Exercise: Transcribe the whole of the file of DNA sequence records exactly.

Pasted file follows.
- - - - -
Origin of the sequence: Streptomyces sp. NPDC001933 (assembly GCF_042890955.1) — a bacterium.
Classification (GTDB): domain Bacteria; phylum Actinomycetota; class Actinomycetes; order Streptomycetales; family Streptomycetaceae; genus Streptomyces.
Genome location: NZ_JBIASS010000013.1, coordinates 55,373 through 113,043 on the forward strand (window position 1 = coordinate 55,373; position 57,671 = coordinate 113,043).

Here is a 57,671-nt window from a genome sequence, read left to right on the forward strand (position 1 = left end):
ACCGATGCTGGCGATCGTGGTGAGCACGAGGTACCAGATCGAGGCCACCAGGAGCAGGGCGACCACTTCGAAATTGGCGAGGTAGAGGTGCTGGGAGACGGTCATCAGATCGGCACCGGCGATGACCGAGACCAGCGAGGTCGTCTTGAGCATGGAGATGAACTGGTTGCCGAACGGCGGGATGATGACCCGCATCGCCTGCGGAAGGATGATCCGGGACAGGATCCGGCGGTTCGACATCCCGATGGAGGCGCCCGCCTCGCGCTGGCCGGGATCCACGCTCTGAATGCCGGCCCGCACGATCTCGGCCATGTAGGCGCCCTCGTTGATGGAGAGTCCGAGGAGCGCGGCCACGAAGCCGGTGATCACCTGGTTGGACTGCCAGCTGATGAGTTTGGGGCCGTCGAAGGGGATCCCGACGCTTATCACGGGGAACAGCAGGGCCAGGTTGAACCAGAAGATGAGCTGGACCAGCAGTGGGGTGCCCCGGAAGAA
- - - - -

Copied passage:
Origin of the sequence: Streptomyces sp. NPDC001933 (assembly GCF_042890955.1) — a bacterium.
Classification (GTDB): domain Bacteria; phylum Actinomycetota; class Actinomycetes; order Streptomycetales; family Streptomycetaceae; genus Streptomyces.
Genome location: NZ_JBIASS010000013.1, coordinates 55,373 through 113,043 on the forward strand (window position 1 = coordinate 55,373; position 57,671 = coordinate 113,043).

Here is a 57,671-nt window from a genome sequence, read left to right on the forward strand (position 1 = left end):
ACCGATGCTGGCGATCGTGGTGAGCACGAGGTACCAGATCGAGGCCACCAGGAGCAGGGCGACCACTTCGAAATTGGCGAGGTAGAGGTGCTGGGAGACGGTCATCAGATCGGCACCGGCGATGACCGAGACCAGCGAGGTCGTCTTGAGCATGGAGATGAACTGGTTGCCGAACGGCGGGATGATGACCCGCATCGCCTGCGGAAGGATGATCCGGGACAGGATCCGGCGGTTCGACATCCCGATGGAGGCGCCCGCCTCGCGCTGGCCGGGATCCACGCTCTGAATGCCGGCCCGCACGATCTCGGCCATGTAGGCGCCCTCGTTGATGGAGAGTCCGAGGAGCGCGGCCACGAAGCCGGTGATCACCTGGTTGGACTGCCAGCTGATGAGTTTGGGGCCGTCGAAGGGGATCCCGACGCTTATCACGGGGAACAGCAGGGCCAGGTTGAACCAGAAGATGAGCTGGACCAGCAGTGGGGTGCCCCGGAAGAA